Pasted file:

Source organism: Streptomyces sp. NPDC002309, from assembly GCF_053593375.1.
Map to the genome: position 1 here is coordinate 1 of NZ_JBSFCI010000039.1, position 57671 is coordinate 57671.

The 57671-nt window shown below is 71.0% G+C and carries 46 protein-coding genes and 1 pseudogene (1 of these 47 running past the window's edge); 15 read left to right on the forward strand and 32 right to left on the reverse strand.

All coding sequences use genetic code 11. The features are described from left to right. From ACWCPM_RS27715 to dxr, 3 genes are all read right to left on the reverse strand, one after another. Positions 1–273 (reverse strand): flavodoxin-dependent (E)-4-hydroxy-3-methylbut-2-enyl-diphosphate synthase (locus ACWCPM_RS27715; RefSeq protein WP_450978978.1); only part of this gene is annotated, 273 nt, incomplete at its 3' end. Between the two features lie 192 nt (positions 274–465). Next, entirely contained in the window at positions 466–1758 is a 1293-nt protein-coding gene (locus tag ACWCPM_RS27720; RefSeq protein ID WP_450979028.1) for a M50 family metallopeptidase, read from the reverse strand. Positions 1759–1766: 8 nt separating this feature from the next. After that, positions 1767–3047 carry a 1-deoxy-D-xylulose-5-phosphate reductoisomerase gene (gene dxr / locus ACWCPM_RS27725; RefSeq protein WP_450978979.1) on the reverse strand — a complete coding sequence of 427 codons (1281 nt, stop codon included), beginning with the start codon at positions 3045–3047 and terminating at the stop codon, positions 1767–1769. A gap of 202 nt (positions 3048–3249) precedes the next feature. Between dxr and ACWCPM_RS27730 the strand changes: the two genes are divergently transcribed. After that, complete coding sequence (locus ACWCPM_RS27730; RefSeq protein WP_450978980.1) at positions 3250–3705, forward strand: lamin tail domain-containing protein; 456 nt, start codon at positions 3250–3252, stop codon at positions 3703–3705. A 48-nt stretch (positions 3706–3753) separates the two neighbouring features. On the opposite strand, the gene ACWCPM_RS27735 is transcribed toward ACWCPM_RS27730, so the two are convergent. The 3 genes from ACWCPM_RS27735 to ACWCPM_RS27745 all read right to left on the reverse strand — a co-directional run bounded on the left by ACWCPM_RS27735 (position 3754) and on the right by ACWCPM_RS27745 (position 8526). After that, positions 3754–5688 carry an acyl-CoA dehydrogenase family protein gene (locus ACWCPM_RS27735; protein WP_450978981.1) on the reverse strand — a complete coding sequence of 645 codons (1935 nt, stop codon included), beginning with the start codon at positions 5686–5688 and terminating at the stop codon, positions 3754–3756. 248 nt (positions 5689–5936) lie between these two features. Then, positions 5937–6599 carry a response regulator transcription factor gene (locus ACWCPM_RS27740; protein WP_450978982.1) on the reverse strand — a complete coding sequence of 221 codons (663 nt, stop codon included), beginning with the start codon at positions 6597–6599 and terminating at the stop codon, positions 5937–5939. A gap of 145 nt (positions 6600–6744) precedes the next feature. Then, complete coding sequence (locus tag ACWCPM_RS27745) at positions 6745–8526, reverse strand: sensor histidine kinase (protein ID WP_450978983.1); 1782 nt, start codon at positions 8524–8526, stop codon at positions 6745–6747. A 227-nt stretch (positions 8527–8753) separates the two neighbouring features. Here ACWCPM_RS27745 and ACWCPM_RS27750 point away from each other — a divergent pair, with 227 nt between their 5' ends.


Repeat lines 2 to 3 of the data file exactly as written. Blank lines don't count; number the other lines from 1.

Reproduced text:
Map to the genome: position 1 here is coordinate 1 of NZ_JBSFCI010000039.1, position 57671 is coordinate 57671.

The 57671-nt window shown below is 71.0% G+C and carries 46 protein-coding genes and 1 pseudogene (1 of these 47 running past the window's edge); 15 read left to right on the forward strand and 32 right to left on the reverse strand.